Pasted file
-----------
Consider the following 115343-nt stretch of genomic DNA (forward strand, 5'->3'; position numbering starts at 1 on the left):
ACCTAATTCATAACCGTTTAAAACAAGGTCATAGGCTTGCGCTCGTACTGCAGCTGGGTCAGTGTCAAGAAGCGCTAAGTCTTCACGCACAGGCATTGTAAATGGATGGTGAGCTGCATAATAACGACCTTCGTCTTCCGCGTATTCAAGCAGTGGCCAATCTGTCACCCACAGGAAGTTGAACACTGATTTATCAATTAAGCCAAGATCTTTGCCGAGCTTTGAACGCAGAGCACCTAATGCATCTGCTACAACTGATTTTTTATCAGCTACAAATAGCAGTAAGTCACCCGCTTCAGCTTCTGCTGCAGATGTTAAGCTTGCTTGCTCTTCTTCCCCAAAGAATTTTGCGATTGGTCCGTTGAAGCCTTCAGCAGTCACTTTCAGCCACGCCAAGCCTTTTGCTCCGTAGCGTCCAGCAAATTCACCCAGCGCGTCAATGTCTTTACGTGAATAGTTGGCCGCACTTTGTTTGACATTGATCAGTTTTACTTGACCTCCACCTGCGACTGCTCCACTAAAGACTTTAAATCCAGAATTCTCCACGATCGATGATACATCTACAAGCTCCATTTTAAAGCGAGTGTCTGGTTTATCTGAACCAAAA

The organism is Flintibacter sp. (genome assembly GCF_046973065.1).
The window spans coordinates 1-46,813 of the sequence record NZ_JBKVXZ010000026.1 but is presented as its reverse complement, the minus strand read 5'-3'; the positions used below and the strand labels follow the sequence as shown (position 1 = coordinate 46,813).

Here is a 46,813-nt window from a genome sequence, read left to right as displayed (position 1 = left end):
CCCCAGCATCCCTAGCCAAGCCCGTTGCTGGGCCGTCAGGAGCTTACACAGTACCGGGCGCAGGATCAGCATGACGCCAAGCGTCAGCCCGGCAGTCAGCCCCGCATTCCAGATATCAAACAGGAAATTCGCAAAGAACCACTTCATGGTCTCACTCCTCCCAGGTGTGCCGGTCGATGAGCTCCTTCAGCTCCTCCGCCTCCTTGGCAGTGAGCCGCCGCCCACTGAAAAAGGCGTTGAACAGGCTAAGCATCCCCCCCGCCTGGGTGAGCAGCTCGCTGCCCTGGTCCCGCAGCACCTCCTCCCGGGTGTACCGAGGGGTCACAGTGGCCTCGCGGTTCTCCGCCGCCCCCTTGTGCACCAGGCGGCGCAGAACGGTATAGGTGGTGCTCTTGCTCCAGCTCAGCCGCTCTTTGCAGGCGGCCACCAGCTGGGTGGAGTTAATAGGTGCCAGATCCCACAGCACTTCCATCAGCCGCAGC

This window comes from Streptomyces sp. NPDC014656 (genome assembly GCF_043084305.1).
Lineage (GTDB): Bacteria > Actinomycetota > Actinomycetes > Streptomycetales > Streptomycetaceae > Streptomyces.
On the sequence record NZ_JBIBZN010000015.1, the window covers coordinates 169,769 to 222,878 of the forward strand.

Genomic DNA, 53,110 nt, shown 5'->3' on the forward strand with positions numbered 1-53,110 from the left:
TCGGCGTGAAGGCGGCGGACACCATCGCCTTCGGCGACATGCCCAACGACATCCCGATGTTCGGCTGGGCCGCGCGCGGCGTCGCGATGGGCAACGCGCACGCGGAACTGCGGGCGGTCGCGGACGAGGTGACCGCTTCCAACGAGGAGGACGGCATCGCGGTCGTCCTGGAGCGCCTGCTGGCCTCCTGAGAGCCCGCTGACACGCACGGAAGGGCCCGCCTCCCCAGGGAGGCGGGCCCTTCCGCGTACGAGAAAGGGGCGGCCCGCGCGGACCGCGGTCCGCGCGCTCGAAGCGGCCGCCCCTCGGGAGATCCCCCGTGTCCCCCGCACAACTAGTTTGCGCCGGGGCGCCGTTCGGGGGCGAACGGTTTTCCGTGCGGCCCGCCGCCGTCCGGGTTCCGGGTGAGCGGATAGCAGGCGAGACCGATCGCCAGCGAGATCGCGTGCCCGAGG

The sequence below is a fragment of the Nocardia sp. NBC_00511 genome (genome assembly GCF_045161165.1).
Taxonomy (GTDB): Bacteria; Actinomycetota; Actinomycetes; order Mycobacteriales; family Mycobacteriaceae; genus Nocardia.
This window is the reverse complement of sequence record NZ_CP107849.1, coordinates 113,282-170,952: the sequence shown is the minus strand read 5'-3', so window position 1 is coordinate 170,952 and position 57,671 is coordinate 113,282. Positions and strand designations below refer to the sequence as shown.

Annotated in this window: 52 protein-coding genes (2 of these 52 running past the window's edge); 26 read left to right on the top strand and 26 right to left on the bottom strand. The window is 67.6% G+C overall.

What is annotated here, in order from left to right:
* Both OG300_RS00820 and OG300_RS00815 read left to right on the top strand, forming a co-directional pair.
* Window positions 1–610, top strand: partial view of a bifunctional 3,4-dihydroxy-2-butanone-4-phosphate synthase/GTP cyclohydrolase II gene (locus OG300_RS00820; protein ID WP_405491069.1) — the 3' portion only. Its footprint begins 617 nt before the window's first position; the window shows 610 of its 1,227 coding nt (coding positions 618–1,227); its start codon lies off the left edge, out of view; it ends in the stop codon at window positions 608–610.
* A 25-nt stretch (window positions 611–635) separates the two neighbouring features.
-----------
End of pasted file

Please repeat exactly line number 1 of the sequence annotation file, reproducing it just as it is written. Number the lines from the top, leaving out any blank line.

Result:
Consider the following 115343-nt stretch of genomic DNA (forward strand, 5'->3'; position numbering starts at 1 on the left):